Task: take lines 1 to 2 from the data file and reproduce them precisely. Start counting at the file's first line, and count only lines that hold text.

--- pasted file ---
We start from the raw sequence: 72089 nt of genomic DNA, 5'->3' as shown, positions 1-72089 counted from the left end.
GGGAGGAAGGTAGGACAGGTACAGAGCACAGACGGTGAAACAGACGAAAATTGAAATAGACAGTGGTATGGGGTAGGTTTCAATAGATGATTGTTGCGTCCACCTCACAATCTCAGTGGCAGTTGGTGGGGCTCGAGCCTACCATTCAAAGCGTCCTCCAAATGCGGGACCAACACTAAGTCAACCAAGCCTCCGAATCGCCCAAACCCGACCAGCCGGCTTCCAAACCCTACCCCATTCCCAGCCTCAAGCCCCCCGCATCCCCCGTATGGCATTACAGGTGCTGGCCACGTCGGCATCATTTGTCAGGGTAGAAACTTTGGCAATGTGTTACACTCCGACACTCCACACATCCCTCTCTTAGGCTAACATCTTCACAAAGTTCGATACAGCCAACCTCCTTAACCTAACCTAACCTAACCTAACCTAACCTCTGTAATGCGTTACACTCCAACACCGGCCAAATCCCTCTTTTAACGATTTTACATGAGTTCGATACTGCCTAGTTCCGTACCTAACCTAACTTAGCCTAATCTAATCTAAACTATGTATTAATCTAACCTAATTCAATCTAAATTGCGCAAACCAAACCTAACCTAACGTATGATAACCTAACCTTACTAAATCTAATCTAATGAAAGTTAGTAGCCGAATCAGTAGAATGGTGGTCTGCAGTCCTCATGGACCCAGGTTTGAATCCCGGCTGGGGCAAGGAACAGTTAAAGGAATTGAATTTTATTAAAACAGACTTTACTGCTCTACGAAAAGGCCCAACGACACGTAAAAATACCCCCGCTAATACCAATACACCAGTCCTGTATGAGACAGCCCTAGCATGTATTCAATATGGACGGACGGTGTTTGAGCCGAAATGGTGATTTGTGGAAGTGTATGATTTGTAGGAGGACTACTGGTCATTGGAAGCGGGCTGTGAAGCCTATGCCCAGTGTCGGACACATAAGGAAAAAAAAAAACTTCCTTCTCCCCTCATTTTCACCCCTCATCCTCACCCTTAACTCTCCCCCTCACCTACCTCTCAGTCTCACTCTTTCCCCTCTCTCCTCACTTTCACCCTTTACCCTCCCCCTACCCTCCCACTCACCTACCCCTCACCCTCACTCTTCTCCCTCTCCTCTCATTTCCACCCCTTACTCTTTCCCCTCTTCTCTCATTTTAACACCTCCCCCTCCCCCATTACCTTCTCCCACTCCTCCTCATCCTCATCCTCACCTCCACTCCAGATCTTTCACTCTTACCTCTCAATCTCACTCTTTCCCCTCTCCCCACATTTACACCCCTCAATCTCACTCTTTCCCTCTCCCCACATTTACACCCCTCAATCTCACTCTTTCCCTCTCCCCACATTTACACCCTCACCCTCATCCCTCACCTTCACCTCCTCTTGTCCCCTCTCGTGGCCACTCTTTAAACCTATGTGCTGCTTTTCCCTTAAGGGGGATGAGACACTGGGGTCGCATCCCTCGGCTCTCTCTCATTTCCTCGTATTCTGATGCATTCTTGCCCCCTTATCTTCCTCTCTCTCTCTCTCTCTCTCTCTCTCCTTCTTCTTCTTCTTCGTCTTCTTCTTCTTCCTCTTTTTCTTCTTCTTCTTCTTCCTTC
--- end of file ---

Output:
We start from the raw sequence: 72089 nt of genomic DNA, 5'->3' as shown, positions 1-72089 counted from the left end.
GGGAGGAAGGTAGGACAGGTACAGAGCACAGACGGTGAAACAGACGAAAATTGAAATAGACAGTGGTATGGGGTAGGTTTCAATAGATGATTGTTGCGTCCACCTCACAATCTCAGTGGCAGTTGGTGGGGCTCGAGCCTACCATTCAAAGCGTCCTCCAAATGCGGGACCAACACTAAGTCAACCAAGCCTCCGAATCGCCCAAACCCGACCAGCCGGCTTCCAAACCCTACCCCATTCCCAGCCTCAAGCCCCCCGCATCCCCCGTATGGCATTACAGGTGCTGGCCACGTCGGCATCATTTGTCAGGGTAGAAACTTTGGCAATGTGTTACACTCCGACACTCCACACATCCCTCTCTTAGGCTAACATCTTCACAAAGTTCGATACAGCCAACCTCCTTAACCTAACCTAACCTAACCTAACCTAACCTCTGTAATGCGTTACACTCCAACACCGGCCAAATCCCTCTTTTAACGATTTTACATGAGTTCGATACTGCCTAGTTCCGTACCTAACCTAACTTAGCCTAATCTAATCTAAACTATGTATTAATCTAACCTAATTCAATCTAAATTGCGCAAACCAAACCTAACCTAACGTATGATAACCTAACCTTACTAAATCTAATCTAATGAAAGTTAGTAGCCGAATCAGTAGAATGGTGGTCTGCAGTCCTCATGGACCCAGGTTTGAATCCCGGCTGGGGCAAGGAACAGTTAAAGGAATTGAATTTTATTAAAACAGACTTTACTGCTCTACGAAAAGGCCCAACGACACGTAAAAATACCCCCGCTAATACCAATACACCAGTCCTGTATGAGACAGCCCTAGCATGTATTCAATATGGACGGACGGTGTTTGAGCCGAAATGGTGATTTGTGGAAGTGTATGATTTGTAGGAGGACTACTGGTCATTGGAAGCGGGCTGTGAAGCCTATGCCCAGTGTCGGACACATAAGGAAAAAAAAAAACTTCCTTCTCCCCTCATTTTCACCCCTCATCCTCACCCTTAACTCTCCCCCTCACCTACCTCTCAGTCTCACTCTTTCCCCTCTCTCCTCACTTTCACCCTTTACCCTCCCCCTACCCTCCCACTCACCTACCCCTCACCCTCACTCTTCTCCCTCTCCTCTCATTTCCACCCCTTACTCTTTCCCCTCTTCTCTCATTTTAACACCTCCCCCTCCCCCATTACCTTCTCCCACTCCTCCTCATCCTCATCCTCACCTCCACTCCAGATCTTTCACTCTTACCTCTCAATCTCACTCTTTCCCCTCTCCCCACATTTACACCCCTCAATCTCACTCTTTCCCTCTCCCCACATTTACACCCCTCAATCTCACTCTTTCCCTCTCCCCACATTTACACCCTCACCCTCATCCCTCACCTTCACCTCCTCTTGTCCCCTCTCGTGGCCACTCTTTAAACCTATGTGCTGCTTTTCCCTTAAGGGGGATGAGACACTGGGGTCGCATCCCTCGGCTCTCTCTCATTTCCTCGTATTCTGATGCATTCTTGCCCCCTTATCTTCCTCTCTCTCTCTCTCTCTCTCTCTCTCCTTCTTCTTCTTCTTCGTCTTCTTCTTCTTCCTCTTTTTCTTCTTCTTCTTCTTCCTTC